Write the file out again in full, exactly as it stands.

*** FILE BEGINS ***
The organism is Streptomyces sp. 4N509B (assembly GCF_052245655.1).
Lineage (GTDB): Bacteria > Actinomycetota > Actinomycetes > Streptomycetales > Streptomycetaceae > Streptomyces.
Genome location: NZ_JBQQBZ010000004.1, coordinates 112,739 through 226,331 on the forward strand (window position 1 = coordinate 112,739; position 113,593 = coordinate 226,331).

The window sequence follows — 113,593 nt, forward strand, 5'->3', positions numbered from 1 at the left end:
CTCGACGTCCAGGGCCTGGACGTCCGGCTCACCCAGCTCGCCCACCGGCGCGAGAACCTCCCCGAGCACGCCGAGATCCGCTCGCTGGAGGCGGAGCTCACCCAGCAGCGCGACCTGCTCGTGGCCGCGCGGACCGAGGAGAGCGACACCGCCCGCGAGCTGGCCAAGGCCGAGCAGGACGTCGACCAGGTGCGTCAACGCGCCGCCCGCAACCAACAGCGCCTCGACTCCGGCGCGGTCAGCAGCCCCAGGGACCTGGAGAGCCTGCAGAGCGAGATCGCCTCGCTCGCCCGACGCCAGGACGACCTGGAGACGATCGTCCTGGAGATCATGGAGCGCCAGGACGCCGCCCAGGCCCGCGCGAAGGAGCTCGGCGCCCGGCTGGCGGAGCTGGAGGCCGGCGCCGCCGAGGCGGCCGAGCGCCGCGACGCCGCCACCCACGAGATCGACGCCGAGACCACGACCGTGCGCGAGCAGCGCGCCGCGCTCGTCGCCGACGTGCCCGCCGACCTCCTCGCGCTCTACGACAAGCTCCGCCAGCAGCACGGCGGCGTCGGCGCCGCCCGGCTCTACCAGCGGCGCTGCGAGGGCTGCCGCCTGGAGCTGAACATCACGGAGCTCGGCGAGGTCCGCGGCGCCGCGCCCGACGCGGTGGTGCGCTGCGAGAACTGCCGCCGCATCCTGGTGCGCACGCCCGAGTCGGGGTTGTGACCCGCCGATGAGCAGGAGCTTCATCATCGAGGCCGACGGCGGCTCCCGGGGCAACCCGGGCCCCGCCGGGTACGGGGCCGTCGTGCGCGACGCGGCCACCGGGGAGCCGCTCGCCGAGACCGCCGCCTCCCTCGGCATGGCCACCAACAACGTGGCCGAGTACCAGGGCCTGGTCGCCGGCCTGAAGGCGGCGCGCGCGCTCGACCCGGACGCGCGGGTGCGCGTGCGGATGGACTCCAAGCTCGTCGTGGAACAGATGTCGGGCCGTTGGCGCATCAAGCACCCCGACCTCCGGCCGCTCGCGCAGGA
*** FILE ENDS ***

The organism is Streptomyces sp. 4N509B (assembly GCF_052245655.1).
Lineage (GTDB): Bacteria > Actinomycetota > Actinomycetes > Streptomycetales > Streptomycetaceae > Streptomyces.
Genome location: NZ_JBQQBZ010000004.1, coordinates 112,739 through 226,331 on the forward strand (window position 1 = coordinate 112,739; position 113,593 = coordinate 226,331).

The window sequence follows — 113,593 nt, forward strand, 5'->3', positions numbered from 1 at the left end:
CTCGACGTCCAGGGCCTGGACGTCCGGCTCACCCAGCTCGCCCACCGGCGCGAGAACCTCCCCGAGCACGCCGAGATCCGCTCGCTGGAGGCGGAGCTCACCCAGCAGCGCGACCTGCTCGTGGCCGCGCGGACCGAGGAGAGCGACACCGCCCGCGAGCTGGCCAAGGCCGAGCAGGACGTCGACCAGGTGCGTCAACGCGCCGCCCGCAACCAACAGCGCCTCGACTCCGGCGCGGTCAGCAGCCCCAGGGACCTGGAGAGCCTGCAGAGCGAGATCGCCTCGCTCGCCCGACGCCAGGACGACCTGGAGACGATCGTCCTGGAGATCATGGAGCGCCAGGACGCCGCCCAGGCCCGCGCGAAGGAGCTCGGCGCCCGGCTGGCGGAGCTGGAGGCCGGCGCCGCCGAGGCGGCCGAGCGCCGCGACGCCGCCACCCACGAGATCGACGCCGAGACCACGACCGTGCGCGAGCAGCGCGCCGCGCTCGTCGCCGACGTGCCCGCCGACCTCCTCGCGCTCTACGACAAGCTCCGCCAGCAGCACGGCGGCGTCGGCGCCGCCCGGCTCTACCAGCGGCGCTGCGAGGGCTGCCGCCTGGAGCTGAACATCACGGAGCTCGGCGAGGTCCGCGGCGCCGCGCCCGACGCGGTGGTGCGCTGCGAGAACTGCCGCCGCATCCTGGTGCGCACGCCCGAGTCGGGGTTGTGACCCGCCGATGAGCAGGAGCTTCATCATCGAGGCCGACGGCGGCTCCCGGGGCAACCCGGGCCCCGCCGGGTACGGGGCCGTCGTGCGCGACGCGGCCACCGGGGAGCCGCTCGCCGAGACCGCCGCCTCCCTCGGCATGGCCACCAACAACGTGGCCGAGTACCAGGGCCTGGTCGCCGGCCTGAAGGCGGCGCGCGCGCTCGACCCGGACGCGCGGGTGCGCGTGCGGATGGACTCCAAGCTCGTCGTGGAACAGATGTCGGGCCGTTGGCGCATCAAGCACCCCGACCTCCGGCCGCTCGCGCAGGA